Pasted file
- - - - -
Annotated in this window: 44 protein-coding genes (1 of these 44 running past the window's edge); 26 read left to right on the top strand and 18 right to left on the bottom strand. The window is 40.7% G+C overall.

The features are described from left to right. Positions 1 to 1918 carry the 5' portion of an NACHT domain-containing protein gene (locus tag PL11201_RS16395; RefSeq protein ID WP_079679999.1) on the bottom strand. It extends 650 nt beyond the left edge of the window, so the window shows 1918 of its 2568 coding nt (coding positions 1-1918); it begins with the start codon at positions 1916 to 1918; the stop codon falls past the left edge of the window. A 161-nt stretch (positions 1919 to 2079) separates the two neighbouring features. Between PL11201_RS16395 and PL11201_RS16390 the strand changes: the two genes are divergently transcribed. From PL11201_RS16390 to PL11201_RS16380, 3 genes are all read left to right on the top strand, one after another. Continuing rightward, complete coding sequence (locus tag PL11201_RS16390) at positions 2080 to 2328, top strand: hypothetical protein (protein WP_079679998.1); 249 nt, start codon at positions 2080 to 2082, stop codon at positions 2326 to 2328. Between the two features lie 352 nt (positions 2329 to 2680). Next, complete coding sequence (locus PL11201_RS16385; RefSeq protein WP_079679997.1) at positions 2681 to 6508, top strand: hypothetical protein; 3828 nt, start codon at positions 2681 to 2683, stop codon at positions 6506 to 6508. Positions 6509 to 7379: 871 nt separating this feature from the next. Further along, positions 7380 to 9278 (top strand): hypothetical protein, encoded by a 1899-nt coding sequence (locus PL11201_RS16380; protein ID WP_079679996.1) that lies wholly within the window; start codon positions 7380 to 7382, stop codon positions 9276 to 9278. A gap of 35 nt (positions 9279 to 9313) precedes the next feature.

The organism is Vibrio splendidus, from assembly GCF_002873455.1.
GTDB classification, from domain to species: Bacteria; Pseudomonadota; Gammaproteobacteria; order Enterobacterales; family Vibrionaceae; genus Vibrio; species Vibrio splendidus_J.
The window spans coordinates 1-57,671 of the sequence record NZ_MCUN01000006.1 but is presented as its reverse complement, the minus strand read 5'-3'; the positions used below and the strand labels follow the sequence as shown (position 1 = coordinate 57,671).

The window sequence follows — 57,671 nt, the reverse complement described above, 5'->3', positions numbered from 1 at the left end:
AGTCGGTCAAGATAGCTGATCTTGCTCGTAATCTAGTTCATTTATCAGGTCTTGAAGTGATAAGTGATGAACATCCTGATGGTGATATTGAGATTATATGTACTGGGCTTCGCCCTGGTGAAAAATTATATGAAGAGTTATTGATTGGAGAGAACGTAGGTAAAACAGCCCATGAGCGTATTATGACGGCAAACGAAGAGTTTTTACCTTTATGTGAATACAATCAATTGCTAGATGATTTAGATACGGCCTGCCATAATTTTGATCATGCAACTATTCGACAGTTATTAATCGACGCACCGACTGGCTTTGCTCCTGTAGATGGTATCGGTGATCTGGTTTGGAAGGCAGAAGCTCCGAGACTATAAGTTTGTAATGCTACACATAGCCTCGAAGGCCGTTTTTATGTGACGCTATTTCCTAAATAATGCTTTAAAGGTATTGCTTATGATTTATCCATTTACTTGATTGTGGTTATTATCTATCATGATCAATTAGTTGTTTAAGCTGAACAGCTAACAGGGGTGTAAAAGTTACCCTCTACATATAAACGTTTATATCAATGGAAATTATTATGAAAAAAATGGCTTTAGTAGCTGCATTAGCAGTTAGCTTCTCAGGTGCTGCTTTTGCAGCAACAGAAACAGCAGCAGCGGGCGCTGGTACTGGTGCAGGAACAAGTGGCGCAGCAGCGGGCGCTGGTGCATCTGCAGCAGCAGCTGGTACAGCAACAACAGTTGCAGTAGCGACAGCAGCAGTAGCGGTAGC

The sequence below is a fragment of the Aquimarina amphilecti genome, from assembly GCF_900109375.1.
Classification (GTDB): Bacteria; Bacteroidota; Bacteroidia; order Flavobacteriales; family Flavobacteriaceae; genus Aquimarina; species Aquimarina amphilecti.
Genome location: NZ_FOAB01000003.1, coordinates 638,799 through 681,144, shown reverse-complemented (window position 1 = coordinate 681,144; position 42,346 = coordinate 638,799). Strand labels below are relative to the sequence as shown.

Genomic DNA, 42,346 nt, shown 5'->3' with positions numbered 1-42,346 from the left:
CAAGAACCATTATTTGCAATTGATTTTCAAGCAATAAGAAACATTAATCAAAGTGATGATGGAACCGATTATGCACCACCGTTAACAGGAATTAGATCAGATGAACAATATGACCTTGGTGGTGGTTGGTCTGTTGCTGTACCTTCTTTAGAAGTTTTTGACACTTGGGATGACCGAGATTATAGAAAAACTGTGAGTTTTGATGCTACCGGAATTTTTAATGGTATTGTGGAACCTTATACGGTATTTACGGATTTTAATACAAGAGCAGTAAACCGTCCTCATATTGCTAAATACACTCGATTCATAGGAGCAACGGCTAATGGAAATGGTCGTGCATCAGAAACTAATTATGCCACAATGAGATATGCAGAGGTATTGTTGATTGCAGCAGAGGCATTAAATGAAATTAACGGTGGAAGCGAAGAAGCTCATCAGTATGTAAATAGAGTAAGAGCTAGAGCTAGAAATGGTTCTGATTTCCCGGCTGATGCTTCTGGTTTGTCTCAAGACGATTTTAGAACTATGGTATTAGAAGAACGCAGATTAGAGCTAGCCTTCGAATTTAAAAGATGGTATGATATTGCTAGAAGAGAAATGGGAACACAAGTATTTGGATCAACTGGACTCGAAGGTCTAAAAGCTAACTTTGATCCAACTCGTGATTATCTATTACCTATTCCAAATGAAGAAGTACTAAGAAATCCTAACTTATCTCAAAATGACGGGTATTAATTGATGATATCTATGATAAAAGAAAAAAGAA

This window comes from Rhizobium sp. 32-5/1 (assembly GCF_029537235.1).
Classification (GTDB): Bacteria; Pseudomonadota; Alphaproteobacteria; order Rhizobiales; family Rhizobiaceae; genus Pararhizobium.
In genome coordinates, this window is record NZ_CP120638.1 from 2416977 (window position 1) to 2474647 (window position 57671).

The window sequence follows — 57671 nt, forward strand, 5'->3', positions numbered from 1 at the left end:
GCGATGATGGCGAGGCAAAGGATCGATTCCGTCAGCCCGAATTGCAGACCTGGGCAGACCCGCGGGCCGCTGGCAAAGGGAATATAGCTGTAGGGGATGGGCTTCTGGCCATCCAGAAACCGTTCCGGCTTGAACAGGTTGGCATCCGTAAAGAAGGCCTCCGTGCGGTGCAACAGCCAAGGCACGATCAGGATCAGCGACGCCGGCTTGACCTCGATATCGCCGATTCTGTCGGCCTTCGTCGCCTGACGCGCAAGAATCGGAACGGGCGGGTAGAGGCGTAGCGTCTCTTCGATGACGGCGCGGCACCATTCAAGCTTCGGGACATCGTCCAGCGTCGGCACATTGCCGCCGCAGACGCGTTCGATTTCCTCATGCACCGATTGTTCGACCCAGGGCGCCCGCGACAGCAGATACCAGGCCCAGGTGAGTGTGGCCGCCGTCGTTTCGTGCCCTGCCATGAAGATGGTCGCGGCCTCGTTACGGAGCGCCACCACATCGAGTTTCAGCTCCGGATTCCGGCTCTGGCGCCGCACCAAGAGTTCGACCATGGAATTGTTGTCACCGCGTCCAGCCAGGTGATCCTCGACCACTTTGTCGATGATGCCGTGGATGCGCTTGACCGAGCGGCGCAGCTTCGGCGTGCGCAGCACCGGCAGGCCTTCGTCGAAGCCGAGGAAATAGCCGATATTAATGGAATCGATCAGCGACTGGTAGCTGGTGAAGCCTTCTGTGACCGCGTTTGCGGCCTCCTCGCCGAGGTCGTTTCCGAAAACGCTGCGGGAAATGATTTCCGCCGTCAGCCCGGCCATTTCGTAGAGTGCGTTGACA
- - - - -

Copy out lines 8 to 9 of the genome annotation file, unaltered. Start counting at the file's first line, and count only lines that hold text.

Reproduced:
The sequence below is a fragment of the Aquimarina amphilecti genome, from assembly GCF_900109375.1.
Classification (GTDB): Bacteria; Bacteroidota; Bacteroidia; order Flavobacteriales; family Flavobacteriaceae; genus Aquimarina; species Aquimarina amphilecti.